The people in their cars looked like they felt sorry for us as we waited with our tandem-bike-and-BOB trailer in the pouring rain to board the high-speed CAT ferry in Yarmouth, Nova Scotia. We were headed back to Portland, Maine following a much-too-short visit. It hadn’t rained the whole time we were in Nova Scotia. It hadn’t even rained most of the time. It had just poured whenever we were out riding our bike. So what? We went riding anyway and felt sorry for the people who let the rain spoil their fun. It had been raining constantly before our trip – enough to shatter monthly rainfall records and flood the hardest-hit spots. Rain like this could keep you indoors – or not..
The weather reports looked truly horrible as we left Portland. We could have cancelled our getaway, but why? We cleared Canadian customs quickly in the gloom of a misty, foggy evening, and pedaled the mostly-level two miles to Harbour’s Edge, a perfectly marvelous Bed & Breakfast in a restored mansion overlooking the water. Our plan was to leave the trailer with our luggage at the B&B for two nights and explore the Yarmouth area by bike.
The next morning, as we ate a huge, absolutely delicious breakfast in the parlor overlooking the water, a squall blew in. Watching the rain cascading against the windows and tree-branches dancing wildly, we lingered over tea and coffee. By the time we’d donned our raingear, the winds had calmed and the rain had slackened a bit.
We started with a loop through the village of Yarmouth – looking for places to explore later. Then we headed out of town for a ten-mile ride out to the historic Yarmouth Lighthouse at Cape Forchu.
This southern tip of Nova Scotia is perfect bicycle country. Most roads have relatively little traffic and small hills. The coastline is uneven so each turn of the road offers new, often sweeping views of the harbour, the sea, and the coastal marshes. We saw deserted beaches, lobster boats tied up at wharves. The roadsides were lined with lupines and beach roses in full bloom. Even in the rain the views were spectacular, and the pace of a bike gave us time to enjoy them.
By the time we reached the lighthouse, it was raining hard again. So we ducked inside for a museum tour and a tasty lunch (try the lobster sandwich and Patricia’s pumpkin chocolate-chip muffins for dessert) in the tearoom. When we came out again, it was raining even harder, so we pedaled a looping route back into town, explored the local visitors center and a wonderful used book shop before heading back to the B&B. There, we showered, warmed up and dried out before walking back to town on a pleasantly dry evening (how unusual—if we’d taken the bike it would have rained) for a great dinner (Digby scallops!) at the lively Rudders Seafood Restaurant and Brewpub .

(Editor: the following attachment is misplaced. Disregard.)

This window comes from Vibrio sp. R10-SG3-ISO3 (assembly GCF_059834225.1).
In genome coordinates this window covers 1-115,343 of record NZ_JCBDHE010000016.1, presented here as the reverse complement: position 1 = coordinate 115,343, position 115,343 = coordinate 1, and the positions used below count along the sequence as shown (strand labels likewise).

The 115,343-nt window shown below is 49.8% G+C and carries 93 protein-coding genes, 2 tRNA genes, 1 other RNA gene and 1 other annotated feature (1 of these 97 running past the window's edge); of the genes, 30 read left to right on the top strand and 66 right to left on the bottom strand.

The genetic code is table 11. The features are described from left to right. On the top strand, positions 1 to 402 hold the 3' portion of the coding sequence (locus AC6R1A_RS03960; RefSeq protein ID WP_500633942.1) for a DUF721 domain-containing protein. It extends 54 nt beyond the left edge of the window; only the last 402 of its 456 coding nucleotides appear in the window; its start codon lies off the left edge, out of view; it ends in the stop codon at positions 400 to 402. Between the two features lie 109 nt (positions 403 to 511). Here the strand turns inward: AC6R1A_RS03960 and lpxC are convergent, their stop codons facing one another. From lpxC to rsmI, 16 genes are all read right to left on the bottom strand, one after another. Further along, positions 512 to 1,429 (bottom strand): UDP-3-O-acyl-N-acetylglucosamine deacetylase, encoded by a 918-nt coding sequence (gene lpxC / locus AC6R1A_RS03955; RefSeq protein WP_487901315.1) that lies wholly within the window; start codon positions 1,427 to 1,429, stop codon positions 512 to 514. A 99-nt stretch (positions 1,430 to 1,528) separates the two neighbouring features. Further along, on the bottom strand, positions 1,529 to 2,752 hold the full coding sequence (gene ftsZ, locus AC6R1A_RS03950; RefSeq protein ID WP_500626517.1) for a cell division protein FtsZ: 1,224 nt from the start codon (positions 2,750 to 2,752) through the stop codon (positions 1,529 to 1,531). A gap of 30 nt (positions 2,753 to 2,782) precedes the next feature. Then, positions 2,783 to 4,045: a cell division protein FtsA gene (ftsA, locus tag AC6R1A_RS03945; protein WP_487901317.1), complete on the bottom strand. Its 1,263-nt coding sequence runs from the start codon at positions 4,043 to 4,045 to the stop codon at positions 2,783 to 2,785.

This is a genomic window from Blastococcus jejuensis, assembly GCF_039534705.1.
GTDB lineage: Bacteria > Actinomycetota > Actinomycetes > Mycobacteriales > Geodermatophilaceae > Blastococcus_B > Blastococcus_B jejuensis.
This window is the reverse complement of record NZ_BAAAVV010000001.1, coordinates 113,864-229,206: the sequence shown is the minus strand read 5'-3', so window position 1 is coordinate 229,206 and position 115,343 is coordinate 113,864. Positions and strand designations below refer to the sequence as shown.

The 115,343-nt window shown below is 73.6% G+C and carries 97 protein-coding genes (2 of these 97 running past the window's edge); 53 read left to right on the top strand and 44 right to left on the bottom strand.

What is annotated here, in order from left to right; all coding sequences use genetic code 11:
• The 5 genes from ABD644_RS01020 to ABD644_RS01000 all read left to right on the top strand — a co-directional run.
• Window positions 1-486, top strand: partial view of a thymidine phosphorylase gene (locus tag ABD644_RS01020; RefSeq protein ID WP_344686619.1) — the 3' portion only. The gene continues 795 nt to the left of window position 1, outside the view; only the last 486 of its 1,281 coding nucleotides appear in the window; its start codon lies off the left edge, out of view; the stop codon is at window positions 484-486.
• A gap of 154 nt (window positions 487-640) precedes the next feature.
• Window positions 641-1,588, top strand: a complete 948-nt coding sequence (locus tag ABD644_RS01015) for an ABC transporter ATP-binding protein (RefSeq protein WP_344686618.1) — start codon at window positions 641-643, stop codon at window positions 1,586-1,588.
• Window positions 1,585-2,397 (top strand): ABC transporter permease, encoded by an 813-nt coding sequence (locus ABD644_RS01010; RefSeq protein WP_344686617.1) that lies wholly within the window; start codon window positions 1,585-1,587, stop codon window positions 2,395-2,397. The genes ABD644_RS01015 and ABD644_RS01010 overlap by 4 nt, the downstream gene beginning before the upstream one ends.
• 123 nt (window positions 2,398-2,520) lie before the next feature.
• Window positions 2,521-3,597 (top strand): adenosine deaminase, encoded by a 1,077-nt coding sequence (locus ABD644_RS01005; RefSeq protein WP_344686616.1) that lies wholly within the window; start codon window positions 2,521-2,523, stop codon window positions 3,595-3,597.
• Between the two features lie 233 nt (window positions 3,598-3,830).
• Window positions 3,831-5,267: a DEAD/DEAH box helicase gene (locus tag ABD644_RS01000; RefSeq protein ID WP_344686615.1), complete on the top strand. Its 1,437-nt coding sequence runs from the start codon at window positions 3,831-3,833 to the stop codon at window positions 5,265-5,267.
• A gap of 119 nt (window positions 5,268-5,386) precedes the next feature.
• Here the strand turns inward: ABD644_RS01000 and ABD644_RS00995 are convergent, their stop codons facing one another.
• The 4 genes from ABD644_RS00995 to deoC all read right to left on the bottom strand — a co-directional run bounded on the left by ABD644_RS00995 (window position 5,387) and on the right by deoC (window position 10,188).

The next morning we rode our bike in another downpour back to the ferry. In total, we’d biked about 25 soggy miles—just enough to justify some of the great food we ate. If we’d taken our car across instead of the bike, we’d have spent a lot more money, seen more miles of road—but not as well—and we’d have probably gained weight. So what if it rained?
Here in the northeast, we’re being forced to learn the lessons that our Active Outdoors cousins learned long ago in the Pacific Northwest: Enjoy sunshine whenever you get it, but don’t expect it. Rain is the new norm. Life isn’t a (dry) spectator sport. Get out, get wet, and enjoy!
Look on the bright side! You don’t have to worry about sunburn, sunstroke or dry skin while riding in the rain!
A high-quality waterproof, breathable rainsuit is pretty much essential if you’re out for a day on a bicycle. If the jacket has a hood to wear under your helmet and the pants legs zip closed to keep them out of your bike chain, so much the better.
For safety’s sake, you definitely want to be seen through the rain and gloom. Our tandem is outfitted with super-bright LED head and tail lamps by Princeton Tec . These lights shine long and bright on regular batteries.
Even for short trips you want to carry your wallet, a camera, possibly a cell phone, and a few other essentials including of course, the all important maps all dry and safe. After lots of looking, I found a “Tour Guide” handlebar bag from Topeak that snaps off the bike for use as a shoulder bag, and has a fully fitted rain cover. Topeak also makes cool biking tools, pumps and other necessities.
Arriving at your lodging with wet gear wouldn’t be any fun at all. We saw other bikers using all kinds of improvised stuff to keep their gear dry, including trash bags inside ordinary stuff sacks and bike bags and panniers. We put all of our gear in a dry bags in our BOB trailer, which we also use for going to the grocery store back home. The trailer pulls along with little additional effort. Worked perfectly. If we’d had more time, we could easily have explored Inn-to-Inn traveling 30 miles or more a day.
Nearby Nova Scotia
Sadly, the CAT ferry service from Maine to Nova Scotia was suspended in 2009, so you have to drive all the way out to St. John, New Brunswick to cross to Digby,Nova Scotia.
Still, it’s worth it. A bike is the perfect way to explore southwest coast of Nova Scotia. Rain or shine, I could easily imagine spending a week or two here enjoying great biking, good food, uncrowded beaches and wonderful people.
Let’s hope the ferry service comes back soon!